Thursday, September 16, 2021

Huge Project Build Systems

Summary: Shake won't scale to millions of files, this post says what would be required to make it do so.

While Shake has compiled projects with hundreds of thousands of files, it's never scaled out to millions of files, and it would be unlikely to work well at that size. The most popular build systems that operate at that scale are Buck (from Facebook) and Bazel (from Google). In this post I go through the changes that would need to be made to make Shake scale.

The first issue is covered in my previous post, that Shake doesn't know if you change the build rules themselves. As you scale up, it becomes much more important that if you change the rules, everything is properly tracked. As the number of people involved in a project increases, the rate at which the build system changes will also increase. Both Buck and Bazel solve this problem using a deterministic Python-based configuration language called Starlark. If Shake stopped being a Haskell DSL, I'd argue that it stops being Shake and becomes something different, so it's unclear what could be done there.

The next issue is that every time Shake is invoked, it checks the modification time of every file, and then walks the entire dependency graph. That works fine at 10K files, but as you move to 1M files, it takes too long. The solution is two-fold, first be informed which files have changed using notification APIs (e.g. the Watchman tool), and then use reverse dependencies to only explore the portion of the graph that has changed. Happily, Pepe already has a patch adding reverse dependencies to Shake, so that isn't too infeasible.

The final issue is that Shake was designed as a single-machine build system, not for sharing results between users. When I first wrote Shake, I didn't have access to servers, and AWS was brand new. Now, over a decade later, servers are easy to obtain and large scale build systems need to share results, so that if one user builds a file, no one else needs to. Within the realm of multi-user build systems, there are two basic operations - sharing results and offloading commands.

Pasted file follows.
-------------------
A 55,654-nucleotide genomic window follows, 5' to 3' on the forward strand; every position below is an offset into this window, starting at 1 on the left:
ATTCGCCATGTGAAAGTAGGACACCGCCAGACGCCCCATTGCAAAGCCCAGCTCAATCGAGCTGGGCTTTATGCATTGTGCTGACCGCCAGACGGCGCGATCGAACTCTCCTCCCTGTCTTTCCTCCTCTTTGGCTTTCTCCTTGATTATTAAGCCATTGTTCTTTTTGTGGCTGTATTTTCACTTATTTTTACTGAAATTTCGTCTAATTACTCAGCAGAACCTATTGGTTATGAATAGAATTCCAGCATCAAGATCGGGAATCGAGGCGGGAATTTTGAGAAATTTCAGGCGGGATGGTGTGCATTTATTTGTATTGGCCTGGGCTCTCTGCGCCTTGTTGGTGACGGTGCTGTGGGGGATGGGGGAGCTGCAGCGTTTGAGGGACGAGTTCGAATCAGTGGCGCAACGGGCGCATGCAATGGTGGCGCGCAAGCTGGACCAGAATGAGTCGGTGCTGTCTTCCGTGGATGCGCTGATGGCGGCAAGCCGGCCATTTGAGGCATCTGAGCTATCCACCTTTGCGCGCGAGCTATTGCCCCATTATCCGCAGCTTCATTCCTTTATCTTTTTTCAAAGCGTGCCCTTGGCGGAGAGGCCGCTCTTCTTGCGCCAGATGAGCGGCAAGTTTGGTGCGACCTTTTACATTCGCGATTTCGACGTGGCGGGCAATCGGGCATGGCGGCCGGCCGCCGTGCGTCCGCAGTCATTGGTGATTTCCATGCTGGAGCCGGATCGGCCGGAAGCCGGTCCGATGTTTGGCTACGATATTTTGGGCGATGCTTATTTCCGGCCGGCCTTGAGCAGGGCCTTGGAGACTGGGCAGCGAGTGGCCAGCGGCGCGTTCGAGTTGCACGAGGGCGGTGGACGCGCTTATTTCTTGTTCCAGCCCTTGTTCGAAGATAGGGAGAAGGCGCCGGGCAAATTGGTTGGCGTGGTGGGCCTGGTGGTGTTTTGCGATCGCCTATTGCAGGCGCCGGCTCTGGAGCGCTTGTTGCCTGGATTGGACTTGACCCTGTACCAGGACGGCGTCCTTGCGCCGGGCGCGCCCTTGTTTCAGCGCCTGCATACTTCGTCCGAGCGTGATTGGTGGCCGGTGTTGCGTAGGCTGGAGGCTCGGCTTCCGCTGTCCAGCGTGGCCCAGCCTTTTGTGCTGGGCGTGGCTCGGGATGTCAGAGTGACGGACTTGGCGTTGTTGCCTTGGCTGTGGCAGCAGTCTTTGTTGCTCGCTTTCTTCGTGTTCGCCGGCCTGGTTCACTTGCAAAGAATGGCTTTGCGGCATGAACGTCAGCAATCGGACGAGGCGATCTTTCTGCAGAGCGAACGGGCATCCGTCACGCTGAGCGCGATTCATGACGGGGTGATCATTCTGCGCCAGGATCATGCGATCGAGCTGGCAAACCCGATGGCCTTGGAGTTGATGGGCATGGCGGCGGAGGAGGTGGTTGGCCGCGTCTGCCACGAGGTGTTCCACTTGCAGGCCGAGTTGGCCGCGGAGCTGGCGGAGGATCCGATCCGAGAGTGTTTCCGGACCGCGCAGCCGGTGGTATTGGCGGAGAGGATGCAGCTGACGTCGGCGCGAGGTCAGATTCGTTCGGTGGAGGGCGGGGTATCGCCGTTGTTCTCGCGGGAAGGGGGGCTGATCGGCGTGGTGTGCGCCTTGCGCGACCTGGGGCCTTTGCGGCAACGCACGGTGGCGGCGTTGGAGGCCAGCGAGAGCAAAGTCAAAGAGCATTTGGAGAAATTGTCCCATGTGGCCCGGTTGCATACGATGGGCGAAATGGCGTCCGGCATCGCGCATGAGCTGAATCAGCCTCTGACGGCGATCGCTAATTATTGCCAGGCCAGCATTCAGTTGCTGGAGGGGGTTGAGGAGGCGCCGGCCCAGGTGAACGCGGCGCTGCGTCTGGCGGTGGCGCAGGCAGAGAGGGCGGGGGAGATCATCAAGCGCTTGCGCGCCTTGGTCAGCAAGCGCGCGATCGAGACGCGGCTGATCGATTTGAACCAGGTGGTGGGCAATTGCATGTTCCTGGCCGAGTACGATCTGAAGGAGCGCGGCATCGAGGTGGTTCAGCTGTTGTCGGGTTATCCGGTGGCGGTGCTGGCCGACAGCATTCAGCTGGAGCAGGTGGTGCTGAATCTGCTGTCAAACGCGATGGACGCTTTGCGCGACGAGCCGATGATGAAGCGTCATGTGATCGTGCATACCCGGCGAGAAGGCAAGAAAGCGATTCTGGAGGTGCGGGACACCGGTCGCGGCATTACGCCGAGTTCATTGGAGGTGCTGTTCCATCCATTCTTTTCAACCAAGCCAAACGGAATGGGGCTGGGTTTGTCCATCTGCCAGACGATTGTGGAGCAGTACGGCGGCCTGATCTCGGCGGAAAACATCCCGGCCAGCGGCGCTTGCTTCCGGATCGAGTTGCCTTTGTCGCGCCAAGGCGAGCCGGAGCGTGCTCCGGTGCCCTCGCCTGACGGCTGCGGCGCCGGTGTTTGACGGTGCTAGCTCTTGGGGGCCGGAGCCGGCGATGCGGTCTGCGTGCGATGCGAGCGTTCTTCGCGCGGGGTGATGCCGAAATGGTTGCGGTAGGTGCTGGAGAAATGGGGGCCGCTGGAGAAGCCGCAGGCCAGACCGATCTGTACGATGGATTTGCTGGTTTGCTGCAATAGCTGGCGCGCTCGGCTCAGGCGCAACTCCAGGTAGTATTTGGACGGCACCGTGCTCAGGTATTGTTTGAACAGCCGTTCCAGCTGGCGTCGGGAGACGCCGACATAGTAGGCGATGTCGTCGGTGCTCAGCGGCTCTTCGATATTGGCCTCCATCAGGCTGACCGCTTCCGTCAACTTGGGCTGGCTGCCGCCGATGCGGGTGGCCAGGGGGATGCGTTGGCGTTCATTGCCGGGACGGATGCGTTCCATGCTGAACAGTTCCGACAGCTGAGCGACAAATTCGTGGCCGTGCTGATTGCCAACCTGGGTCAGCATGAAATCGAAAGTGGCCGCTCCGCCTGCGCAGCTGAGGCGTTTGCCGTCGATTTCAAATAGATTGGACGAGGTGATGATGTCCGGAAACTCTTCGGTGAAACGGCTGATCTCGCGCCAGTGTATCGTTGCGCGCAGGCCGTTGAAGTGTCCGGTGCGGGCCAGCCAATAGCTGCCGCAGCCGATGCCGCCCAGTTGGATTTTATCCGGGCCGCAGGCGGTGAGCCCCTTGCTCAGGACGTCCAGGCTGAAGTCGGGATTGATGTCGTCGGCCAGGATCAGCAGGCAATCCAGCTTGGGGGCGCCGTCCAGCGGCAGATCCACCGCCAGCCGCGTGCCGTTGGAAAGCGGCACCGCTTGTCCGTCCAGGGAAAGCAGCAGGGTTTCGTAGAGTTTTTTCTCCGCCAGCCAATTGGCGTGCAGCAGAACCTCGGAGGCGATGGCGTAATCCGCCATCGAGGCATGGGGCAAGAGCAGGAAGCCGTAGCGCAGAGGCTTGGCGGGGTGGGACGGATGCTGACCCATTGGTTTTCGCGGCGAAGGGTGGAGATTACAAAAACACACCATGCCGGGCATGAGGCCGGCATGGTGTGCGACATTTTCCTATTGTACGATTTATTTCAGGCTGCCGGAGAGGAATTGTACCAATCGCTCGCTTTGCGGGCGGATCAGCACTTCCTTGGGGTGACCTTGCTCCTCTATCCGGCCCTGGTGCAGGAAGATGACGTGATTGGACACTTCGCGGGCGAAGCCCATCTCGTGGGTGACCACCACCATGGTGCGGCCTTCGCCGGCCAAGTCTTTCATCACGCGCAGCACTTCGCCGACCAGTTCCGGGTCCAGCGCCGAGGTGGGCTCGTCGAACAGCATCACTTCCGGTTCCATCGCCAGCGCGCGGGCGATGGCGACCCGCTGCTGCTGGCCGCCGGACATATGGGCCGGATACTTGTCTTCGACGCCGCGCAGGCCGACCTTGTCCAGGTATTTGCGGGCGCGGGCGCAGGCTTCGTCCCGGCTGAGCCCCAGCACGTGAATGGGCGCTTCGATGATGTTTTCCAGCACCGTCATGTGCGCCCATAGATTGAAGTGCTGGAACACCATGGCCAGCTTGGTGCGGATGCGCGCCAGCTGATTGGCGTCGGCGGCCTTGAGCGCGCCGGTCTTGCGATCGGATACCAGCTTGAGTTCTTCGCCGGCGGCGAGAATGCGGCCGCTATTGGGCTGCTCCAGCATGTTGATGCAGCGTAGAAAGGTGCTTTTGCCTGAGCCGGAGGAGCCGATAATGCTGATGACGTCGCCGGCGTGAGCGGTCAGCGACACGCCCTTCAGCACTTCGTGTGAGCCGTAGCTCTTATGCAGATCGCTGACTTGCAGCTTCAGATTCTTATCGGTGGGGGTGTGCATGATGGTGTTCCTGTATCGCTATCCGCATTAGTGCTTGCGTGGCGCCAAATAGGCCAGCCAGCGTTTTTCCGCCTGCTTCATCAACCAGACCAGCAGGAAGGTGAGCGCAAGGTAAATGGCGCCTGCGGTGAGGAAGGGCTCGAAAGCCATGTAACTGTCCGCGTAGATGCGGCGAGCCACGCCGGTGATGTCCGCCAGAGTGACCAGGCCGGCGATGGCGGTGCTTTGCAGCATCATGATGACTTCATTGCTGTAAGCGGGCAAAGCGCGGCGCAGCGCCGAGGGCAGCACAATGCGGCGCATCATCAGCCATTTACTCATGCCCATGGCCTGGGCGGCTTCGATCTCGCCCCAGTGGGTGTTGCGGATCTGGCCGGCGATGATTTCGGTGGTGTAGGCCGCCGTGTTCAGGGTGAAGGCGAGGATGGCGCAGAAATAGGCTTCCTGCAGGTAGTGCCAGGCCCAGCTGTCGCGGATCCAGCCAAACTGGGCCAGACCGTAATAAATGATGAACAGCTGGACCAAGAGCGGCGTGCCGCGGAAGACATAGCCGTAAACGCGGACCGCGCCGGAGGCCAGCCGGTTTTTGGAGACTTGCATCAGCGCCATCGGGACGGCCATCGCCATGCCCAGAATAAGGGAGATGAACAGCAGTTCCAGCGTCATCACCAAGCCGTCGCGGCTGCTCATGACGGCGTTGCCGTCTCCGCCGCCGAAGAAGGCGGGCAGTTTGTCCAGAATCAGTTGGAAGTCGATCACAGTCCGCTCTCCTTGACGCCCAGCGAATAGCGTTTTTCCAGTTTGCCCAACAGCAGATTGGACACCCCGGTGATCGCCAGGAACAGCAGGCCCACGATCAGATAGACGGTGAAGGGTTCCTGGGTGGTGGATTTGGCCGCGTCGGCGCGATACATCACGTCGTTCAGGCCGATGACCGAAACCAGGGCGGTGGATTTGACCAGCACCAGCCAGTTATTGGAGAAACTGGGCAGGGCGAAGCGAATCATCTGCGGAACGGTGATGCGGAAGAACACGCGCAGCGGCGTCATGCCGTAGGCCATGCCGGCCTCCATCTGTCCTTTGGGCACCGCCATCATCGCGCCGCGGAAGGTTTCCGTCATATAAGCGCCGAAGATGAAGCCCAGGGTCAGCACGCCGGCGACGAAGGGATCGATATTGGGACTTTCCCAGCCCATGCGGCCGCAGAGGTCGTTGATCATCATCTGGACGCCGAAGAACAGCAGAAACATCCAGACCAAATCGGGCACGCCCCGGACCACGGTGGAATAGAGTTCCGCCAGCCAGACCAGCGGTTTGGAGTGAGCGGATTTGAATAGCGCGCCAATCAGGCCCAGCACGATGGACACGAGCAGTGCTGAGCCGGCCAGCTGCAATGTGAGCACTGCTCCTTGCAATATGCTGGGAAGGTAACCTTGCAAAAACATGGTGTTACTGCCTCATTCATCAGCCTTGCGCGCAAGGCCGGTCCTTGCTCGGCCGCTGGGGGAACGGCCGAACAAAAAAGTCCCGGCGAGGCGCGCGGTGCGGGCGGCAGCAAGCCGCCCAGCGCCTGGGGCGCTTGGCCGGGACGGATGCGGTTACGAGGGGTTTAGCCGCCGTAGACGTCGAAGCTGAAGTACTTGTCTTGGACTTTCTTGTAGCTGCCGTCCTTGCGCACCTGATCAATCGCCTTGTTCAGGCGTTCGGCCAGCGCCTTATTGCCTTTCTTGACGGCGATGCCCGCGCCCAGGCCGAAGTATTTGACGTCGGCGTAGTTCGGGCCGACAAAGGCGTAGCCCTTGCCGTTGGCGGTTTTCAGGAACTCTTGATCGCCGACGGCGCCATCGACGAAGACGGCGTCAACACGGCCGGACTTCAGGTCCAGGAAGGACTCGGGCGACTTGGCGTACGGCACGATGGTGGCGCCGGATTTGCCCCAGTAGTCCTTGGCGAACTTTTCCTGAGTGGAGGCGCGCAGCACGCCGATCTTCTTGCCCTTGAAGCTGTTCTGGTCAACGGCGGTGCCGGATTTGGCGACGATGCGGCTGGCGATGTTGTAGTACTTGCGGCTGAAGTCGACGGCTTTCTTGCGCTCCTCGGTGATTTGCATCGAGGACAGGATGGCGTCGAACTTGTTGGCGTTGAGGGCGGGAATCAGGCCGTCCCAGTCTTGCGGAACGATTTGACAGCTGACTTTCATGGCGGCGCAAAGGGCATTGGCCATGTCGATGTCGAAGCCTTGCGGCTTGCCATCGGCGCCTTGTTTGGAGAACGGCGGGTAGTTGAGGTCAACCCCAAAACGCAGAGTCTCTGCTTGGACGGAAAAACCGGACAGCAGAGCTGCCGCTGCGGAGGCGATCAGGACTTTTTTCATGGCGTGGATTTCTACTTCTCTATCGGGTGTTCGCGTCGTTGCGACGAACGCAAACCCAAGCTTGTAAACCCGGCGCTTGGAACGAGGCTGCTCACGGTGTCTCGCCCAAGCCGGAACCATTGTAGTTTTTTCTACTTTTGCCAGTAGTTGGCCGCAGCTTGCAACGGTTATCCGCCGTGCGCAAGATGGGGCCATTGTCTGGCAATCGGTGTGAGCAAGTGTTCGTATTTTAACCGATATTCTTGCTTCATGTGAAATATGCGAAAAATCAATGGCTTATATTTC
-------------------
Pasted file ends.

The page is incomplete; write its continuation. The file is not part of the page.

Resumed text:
Shake, with it's new cloud features, is able to share results between users using a shared drive. It works, and big companies are using it for real, but I'd consider it fairly experimental. For execution, Shake is unable to run actions remotely, so can't make use of something like Bazel's remote execution API. Since dependencies are specified at the rule level, and remote execution operates at the command level, there is a bit of a mismatch, and it's unclear what that might look like in Shake.

While Shake won't work at huge scales, it is still quite an effective build system at quite large scales. But, given the limitations, I imagine it will never get to the scale of Buck/Bazel. At the same time, Buck/Bazel lack dynamic dependencies, which makes them unable to express rules such as Haskell effectively.

Happily, I am involved with a new build system, the next generation of Buck. I joined Facebook two years ago, and since that time have been focused on this project. It's written in Rust, configured with Starlark (I've spent a lot of time working on an open-source Starlark interpreter in Rust), and should work at huge scales. It's not yet open source, but it will be - we are targeting early next year.

I think Shake is still a build system with a lot to offer, and continue to maintain and improve it. For people who want to scale beyond the range of Shake, I'd definitely recommend using the next generation of Buck, once it is available.

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